The Stand showrunner explains why Stephen King's story is being told out of order
Fans of Stephen King's novel The Stand noticed a major difference in how the iconic tale is being told in Thursday's premiere of the new CBS All Access adaptation: The sprawling narrative is being told out of order rather than in the usual linear fashion. In a storytelling style that evokes ABC's Lost, The Stand focuses its first few episodes on various characters who ended up in the Boulder Free Zone and then flashes back to show how they got there.
Even before the premiere, some TV critics chided the decision as "draining the story's inexorable gravity and tension," or saying it "robs this version of all narrative momentum," or that it's "making this Stand more confusing."
We asked showrunner Benjamin Cavell about the dramatic departure from the book, particularly whether it risks making scenes less suspenseful if the viewer already knows which characters make it to Boulder.
"I feel like an audience is savvy enough at this point [to follow along]," Cavell says. "I doubt people would have thought that James Marsden was going to die due to Captain Tripps and not be with us for the whole series. It's a completely valid question, I just don't know if that's the juice of the early part of the series. It's not so much about whether the characters are going to die, but rather: What is the horror that's going to befall them? And how are they going figure out how to push back against that evil?"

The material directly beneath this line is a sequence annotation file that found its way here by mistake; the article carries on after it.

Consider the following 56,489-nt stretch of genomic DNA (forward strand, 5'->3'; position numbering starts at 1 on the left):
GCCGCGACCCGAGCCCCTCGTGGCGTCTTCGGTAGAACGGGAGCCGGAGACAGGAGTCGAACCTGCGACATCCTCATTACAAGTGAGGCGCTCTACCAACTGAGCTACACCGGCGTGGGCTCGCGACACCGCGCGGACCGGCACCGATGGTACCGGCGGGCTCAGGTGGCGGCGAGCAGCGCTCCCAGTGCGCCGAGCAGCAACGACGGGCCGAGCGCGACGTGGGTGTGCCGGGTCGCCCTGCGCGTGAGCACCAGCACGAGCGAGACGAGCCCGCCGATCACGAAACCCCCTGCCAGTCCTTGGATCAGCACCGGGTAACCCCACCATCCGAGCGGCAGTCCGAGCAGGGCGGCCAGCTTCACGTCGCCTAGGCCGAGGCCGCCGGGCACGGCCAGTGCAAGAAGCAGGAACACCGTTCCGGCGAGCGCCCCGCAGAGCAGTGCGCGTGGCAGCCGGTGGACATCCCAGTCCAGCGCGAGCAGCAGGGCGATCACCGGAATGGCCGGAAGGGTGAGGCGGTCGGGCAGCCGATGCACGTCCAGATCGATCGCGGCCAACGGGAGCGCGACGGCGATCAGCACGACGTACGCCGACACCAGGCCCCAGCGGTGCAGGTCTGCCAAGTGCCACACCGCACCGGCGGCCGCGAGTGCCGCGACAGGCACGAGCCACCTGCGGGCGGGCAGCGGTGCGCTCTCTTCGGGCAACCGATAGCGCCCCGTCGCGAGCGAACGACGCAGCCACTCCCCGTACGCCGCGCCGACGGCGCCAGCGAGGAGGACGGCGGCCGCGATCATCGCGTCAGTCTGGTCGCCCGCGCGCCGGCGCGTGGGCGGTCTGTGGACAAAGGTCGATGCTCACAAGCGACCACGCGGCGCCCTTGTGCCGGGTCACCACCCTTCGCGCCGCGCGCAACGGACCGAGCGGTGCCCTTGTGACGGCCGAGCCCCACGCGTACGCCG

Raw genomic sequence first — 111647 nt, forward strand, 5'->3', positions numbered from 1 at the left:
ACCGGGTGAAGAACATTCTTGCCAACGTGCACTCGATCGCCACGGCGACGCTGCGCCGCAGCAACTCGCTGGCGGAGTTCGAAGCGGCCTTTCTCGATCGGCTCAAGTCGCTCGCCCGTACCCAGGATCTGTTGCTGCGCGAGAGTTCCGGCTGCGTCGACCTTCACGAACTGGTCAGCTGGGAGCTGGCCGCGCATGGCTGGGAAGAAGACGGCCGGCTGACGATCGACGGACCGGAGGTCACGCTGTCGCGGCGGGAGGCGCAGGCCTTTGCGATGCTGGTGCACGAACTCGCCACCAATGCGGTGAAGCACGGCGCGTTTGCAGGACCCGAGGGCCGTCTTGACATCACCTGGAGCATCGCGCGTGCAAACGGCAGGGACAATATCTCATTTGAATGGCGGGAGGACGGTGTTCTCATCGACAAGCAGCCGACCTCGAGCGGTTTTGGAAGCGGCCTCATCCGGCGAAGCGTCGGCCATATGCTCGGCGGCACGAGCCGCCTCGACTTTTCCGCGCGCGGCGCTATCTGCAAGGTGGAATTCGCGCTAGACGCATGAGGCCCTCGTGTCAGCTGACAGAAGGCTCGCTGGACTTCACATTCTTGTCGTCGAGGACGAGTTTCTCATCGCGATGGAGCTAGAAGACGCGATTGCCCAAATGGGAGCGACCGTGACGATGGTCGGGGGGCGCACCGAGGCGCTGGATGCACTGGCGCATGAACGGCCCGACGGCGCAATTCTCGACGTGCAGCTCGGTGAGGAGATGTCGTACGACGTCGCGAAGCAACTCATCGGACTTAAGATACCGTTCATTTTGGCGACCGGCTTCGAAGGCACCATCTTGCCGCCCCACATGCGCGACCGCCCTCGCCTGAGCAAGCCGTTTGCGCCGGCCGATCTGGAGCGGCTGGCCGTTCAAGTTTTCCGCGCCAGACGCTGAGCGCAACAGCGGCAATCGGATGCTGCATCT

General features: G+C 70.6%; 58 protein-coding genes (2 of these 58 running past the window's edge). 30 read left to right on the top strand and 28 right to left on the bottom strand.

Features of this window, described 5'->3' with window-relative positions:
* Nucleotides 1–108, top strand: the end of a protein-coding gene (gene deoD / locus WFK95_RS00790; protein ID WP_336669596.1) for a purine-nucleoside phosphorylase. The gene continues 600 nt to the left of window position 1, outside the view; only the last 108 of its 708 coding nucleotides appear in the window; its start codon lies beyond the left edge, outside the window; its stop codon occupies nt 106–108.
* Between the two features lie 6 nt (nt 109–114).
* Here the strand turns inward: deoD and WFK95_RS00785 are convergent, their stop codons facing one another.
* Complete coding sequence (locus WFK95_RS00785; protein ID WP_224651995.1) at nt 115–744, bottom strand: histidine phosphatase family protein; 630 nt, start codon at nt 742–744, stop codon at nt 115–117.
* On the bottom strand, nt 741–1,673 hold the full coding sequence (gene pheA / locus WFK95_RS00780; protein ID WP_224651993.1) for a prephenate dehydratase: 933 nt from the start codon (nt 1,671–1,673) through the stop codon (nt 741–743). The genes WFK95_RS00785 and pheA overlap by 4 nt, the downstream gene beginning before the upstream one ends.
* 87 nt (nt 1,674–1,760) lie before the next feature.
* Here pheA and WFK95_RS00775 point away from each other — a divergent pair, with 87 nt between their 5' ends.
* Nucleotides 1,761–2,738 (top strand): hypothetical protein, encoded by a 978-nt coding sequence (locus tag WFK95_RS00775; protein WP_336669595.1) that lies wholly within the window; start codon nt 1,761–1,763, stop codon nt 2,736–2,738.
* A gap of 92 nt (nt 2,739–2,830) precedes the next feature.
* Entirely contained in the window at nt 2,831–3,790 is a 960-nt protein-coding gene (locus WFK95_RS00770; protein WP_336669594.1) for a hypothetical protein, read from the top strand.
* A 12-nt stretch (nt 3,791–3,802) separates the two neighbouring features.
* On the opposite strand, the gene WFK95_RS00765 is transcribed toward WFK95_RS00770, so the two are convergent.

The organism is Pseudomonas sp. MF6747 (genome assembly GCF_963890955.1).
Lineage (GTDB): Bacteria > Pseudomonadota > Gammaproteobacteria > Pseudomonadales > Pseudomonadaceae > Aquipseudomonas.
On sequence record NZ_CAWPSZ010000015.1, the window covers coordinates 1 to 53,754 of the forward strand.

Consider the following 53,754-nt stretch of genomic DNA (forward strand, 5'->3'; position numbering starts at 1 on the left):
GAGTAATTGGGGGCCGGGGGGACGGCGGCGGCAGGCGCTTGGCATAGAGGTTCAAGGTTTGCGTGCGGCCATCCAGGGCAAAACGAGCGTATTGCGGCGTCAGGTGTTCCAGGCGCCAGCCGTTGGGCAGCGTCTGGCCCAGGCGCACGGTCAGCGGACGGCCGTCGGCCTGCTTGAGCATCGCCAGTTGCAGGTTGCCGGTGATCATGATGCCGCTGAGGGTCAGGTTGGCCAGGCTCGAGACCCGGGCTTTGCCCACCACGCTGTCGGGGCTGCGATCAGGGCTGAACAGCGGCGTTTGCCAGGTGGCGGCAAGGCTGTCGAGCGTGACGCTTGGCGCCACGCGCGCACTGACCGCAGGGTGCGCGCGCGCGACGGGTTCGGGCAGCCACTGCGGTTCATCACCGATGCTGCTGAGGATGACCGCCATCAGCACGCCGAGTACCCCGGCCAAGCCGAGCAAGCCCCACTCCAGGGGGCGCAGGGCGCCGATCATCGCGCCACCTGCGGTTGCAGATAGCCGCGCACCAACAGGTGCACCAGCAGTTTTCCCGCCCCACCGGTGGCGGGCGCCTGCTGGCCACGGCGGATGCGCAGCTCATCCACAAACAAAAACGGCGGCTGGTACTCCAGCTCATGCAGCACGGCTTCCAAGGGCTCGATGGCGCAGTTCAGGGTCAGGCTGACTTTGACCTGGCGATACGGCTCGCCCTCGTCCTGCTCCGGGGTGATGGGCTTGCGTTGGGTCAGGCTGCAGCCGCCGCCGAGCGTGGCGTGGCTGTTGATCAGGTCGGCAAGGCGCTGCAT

Cavell added that he also didn't want to spend the first few episodes focused on the pandemic, though said this was always part of the original plan — not something that was changed in the show due to COVID-19.
"Captain Tripps is not The Stand," Cavell said. "Having time run completely linearly as it does the book would mean making people sit through three episodes of the world dying before we got to the meat of our story. For us, it's about the rebuilding and the struggle between Randall Flagg and Mother Abigail and the question that all the characters have to ask themselves, which is: If you got the chance to push the reset button on human civilization, how would you build it? I think we were all starting to – reluctantly – be willing to consider the possibility that maybe those things aren't as stable as we had come to believe, that maybe we need to start thinking about ideas like: Is [society] structured correctly? Is it built in the best way, or are there other systems? It's about these fundamental questions: What does the individual owe to society and what does the society owe the individual and what do human beings owe one another?"
- Alaska shows true, inclusive (zebra) stripes with her Drag Queen of the Year show
- The King's New Legacy: LeBron James on taking the Space Jam mantle
- New Legacy, New Lola: Why Space Jam wanted to do better by one Tune
- Daniel Dae Kim, Awkwafina on 'secrecy' behind Raya and the Last Dragon casting, resemblance to their characters